No deep thoughts this week, so here’s the garden update:
The scraggly bush-tree that was a stump when we moved in 2 1/2 years ago has shown its true colors.
It is most definitely a Japanese magnolia, which I have wanted in my yard since I first met one almost 20 years ago at Tulane. Score one for the house, and one for being too lazy to dig out the stump before we knew what it was.
It’s time to bring in the cabbages, but I’ve lost the cabbage soup recipe I used last winter that the kids loved. If you have suggestions, please send them my way.
I harvested about a gallon of curly kale yesterday, all from a roughly six-inch by two-foot space. Bunches of cilantro are next.
I wouldn’t have harvested it all now, except that it’s time to start planting, and I need to sheet mulch this bed before we put tomatoes in it. Craig is determined to have a repeat of last summer’s Wall of Tomatoes.
I invested in a grow-light this year, and the first seedlings are ready to harden off, so that we can plant them in…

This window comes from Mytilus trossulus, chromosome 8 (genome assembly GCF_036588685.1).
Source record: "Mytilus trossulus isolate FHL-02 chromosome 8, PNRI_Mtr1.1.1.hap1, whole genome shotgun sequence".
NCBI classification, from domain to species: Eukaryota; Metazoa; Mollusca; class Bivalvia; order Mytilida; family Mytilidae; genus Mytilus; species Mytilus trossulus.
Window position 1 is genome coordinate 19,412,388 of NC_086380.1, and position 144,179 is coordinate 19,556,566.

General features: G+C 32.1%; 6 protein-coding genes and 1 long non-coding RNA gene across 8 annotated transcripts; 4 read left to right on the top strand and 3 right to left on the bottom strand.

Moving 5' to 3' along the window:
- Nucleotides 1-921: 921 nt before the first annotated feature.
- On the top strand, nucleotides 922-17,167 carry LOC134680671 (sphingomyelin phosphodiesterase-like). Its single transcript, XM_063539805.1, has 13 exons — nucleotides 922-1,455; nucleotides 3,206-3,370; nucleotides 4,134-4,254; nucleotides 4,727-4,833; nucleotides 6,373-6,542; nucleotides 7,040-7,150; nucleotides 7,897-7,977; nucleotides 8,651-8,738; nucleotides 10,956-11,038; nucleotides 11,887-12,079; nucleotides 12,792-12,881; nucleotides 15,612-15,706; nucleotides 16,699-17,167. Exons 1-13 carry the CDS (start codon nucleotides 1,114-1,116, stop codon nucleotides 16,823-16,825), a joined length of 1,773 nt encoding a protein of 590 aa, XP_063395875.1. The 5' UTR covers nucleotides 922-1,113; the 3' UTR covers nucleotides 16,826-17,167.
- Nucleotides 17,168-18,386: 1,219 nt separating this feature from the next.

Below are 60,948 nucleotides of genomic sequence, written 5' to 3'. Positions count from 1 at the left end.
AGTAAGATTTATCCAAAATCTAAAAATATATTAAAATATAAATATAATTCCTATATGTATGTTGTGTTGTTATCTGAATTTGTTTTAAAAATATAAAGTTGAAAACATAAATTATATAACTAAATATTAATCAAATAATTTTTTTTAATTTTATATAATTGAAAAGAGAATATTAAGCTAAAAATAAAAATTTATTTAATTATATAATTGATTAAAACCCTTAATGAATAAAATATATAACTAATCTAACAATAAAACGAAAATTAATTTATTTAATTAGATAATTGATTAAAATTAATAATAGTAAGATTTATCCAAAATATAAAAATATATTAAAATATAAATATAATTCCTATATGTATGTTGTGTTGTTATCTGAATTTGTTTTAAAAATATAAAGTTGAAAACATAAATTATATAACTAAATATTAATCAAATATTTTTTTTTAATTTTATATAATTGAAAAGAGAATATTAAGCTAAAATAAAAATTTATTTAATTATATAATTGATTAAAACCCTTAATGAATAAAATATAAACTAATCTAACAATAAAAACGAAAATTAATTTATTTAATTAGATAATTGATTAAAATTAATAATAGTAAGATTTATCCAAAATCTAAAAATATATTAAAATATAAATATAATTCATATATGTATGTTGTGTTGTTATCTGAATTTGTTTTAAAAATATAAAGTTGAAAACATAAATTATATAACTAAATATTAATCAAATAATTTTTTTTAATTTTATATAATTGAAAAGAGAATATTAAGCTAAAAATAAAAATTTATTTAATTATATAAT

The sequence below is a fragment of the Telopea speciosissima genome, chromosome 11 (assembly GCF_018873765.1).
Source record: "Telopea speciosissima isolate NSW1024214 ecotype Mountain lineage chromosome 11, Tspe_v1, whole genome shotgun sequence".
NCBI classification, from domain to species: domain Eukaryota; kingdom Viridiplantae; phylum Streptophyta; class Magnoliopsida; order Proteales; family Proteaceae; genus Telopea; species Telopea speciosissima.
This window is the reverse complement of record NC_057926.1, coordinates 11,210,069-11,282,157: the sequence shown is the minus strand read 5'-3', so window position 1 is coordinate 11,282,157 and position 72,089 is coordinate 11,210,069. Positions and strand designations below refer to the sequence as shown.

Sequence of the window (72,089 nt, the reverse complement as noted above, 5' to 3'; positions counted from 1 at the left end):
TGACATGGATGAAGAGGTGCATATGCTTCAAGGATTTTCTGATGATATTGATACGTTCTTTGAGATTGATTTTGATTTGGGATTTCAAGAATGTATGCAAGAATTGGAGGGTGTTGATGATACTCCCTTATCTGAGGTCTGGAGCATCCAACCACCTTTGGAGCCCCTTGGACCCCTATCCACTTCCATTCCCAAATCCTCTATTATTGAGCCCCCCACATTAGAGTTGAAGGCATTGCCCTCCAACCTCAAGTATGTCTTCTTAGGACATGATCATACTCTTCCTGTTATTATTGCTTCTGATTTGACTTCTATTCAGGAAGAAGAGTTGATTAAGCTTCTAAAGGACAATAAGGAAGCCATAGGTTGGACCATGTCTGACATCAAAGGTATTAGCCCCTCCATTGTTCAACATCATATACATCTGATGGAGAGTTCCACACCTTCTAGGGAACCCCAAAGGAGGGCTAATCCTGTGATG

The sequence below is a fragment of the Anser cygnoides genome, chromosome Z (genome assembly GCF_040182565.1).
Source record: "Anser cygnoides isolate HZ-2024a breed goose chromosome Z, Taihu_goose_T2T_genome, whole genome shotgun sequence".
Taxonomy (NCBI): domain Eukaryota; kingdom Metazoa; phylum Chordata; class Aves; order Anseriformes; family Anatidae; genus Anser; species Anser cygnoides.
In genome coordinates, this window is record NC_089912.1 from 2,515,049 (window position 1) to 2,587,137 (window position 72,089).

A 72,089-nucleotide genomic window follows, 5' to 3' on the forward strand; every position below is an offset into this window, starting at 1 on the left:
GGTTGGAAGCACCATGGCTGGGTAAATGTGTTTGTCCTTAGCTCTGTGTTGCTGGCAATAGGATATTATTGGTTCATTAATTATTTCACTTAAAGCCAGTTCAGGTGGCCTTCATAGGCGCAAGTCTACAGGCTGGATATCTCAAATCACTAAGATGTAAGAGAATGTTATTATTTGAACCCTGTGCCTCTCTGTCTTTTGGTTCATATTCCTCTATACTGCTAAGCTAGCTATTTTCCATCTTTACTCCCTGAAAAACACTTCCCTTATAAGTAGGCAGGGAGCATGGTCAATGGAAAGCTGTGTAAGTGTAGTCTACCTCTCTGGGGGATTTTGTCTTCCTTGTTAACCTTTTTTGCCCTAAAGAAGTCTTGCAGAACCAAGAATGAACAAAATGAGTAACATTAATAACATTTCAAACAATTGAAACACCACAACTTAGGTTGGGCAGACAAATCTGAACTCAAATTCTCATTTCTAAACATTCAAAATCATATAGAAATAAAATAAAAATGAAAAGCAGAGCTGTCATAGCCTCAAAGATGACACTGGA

THE SPACESHIP BED! We have grand plans to turn the whole back yard into garden beds, and this one is the first. Three walls complete (thanks to a diligent and creative husband) and it will be a while before the fourth, so it’s been double dug and will soon be planted with the zucchini, anise hyssop, and oregano from under the grow-light, as well as lots of other goodies. It just happens that, with the keyhole walkway, it looks a little like a spaceship. Hopefully it will be less noticeable once the plants are in.
I also pruned the climbing rose WAAAAAY back, which is a little terrifying. But the guy on YouTube said it would make it happy…I guess we’ll find out soon enough.
Turns out I have one Deep Thought after all – it’s been a good two days (or week…who’s counting?) digging and lugging and planting a little. Even when it seems like I’m just piddling, not really accomplishing much, it’s still been refreshing, and at least felt like I was doing something worthwhile. Which maybe says something about the importance of the worker part of Peter Maruin’s worker-scholar ideal.
And, God willing, there will be vegetables from some of this work on our table three months from now.